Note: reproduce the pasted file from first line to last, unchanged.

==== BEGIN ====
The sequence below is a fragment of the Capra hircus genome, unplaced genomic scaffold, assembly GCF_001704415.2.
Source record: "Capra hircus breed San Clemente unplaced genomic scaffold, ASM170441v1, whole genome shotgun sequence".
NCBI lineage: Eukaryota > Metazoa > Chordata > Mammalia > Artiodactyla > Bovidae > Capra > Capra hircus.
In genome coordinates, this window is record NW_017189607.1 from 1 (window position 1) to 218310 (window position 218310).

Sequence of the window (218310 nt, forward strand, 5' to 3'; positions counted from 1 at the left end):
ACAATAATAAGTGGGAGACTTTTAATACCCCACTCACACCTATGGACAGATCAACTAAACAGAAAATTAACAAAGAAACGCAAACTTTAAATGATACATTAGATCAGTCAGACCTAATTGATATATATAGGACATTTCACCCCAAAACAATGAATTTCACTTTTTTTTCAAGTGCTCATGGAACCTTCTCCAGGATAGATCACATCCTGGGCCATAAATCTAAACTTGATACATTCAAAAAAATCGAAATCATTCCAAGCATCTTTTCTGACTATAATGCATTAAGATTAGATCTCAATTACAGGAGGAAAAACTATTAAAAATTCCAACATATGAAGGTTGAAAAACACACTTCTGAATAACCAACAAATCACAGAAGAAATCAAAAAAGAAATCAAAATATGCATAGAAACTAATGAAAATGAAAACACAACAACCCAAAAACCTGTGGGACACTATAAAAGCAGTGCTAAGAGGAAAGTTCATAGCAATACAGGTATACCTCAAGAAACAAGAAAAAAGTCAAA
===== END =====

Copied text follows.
The sequence below is a fragment of the Capra hircus genome, unplaced genomic scaffold, assembly GCF_001704415.2.
Source record: "Capra hircus breed San Clemente unplaced genomic scaffold, ASM170441v1, whole genome shotgun sequence".
NCBI lineage: Eukaryota > Metazoa > Chordata > Mammalia > Artiodactyla > Bovidae > Capra > Capra hircus.
In genome coordinates, this window is record NW_017189607.1 from 1 (window position 1) to 218310 (window position 218310).

Sequence of the window (218310 nt, forward strand, 5' to 3'; positions counted from 1 at the left end):
ACAATAATAAGTGGGAGACTTTTAATACCCCACTCACACCTATGGACAGATCAACTAAACAGAAAATTAACAAAGAAACGCAAACTTTAAATGATACATTAGATCAGTCAGACCTAATTGATATATATAGGACATTTCACCCCAAAACAATGAATTTCACTTTTTTTTCAAGTGCTCATGGAACCTTCTCCAGGATAGATCACATCCTGGGCCATAAATCTAAACTTGATACATTCAAAAAAATCGAAATCATTCCAAGCATCTTTTCTGACTATAATGCATTAAGATTAGATCTCAATTACAGGAGGAAAAACTATTAAAAATTCCAACATATGAAGGTTGAAAAACACACTTCTGAATAACCAACAAATCACAGAAGAAATCAAAAAAGAAATCAAAATATGCATAGAAACTAATGAAAATGAAAACACAACAACCCAAAAACCTGTGGGACACTATAAAAGCAGTGCTAAGAGGAAAGTTCATAGCAATACAGGTATACCTCAAGAAACAAGAAAAAAGTCAAA